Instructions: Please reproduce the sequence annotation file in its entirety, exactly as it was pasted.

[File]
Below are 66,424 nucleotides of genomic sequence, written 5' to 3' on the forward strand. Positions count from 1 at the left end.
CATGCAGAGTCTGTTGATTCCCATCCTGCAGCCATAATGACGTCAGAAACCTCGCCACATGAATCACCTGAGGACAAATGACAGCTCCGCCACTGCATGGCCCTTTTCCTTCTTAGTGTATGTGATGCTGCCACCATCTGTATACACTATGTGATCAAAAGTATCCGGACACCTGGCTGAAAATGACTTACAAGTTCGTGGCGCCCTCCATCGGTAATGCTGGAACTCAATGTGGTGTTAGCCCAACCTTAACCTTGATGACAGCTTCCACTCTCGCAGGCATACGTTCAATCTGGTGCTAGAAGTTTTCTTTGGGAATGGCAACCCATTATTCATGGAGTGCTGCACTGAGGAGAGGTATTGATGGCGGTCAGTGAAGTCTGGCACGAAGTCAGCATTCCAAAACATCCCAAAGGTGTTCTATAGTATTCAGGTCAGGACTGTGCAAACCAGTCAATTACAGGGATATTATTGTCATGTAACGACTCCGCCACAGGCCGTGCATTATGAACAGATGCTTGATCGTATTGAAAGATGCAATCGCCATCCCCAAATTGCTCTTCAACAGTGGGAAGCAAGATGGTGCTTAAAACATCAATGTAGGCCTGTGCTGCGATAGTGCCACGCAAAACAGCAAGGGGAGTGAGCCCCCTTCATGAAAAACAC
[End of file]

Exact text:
Below are 66,424 nucleotides of genomic sequence, written 5' to 3' on the forward strand. Positions count from 1 at the left end.
CATGCAGAGTCTGTTGATTCCCATCCTGCAGCCATAATGACGTCAGAAACCTCGCCACATGAATCACCTGAGGACAAATGACAGCTCCGCCACTGCATGGCCCTTTTCCTTCTTAGTGTATGTGATGCTGCCACCATCTGTATACACTATGTGATCAAAAGTATCCGGACACCTGGCTGAAAATGACTTACAAGTTCGTGGCGCCCTCCATCGGTAATGCTGGAACTCAATGTGGTGTTAGCCCAACCTTAACCTTGATGACAGCTTCCACTCTCGCAGGCATACGTTCAATCTGGTGCTAGAAGTTTTCTTTGGGAATGGCAACCCATTATTCATGGAGTGCTGCACTGAGGAGAGGTATTGATGGCGGTCAGTGAAGTCTGGCACGAAGTCAGCATTCCAAAACATCCCAAAGGTGTTCTATAGTATTCAGGTCAGGACTGTGCAAACCAGTCAATTACAGGGATATTATTGTCATGTAACGACTCCGCCACAGGCCGTGCATTATGAACAGATGCTTGATCGTATTGAAAGATGCAATCGCCATCCCCAAATTGCTCTTCAACAGTGGGAAGCAAGATGGTGCTTAAAACATCAATGTAGGCCTGTGCTGCGATAGTGCCACGCAAAACAGCAAGGGGAGTGAGCCCCCTTCATGAAAAACAC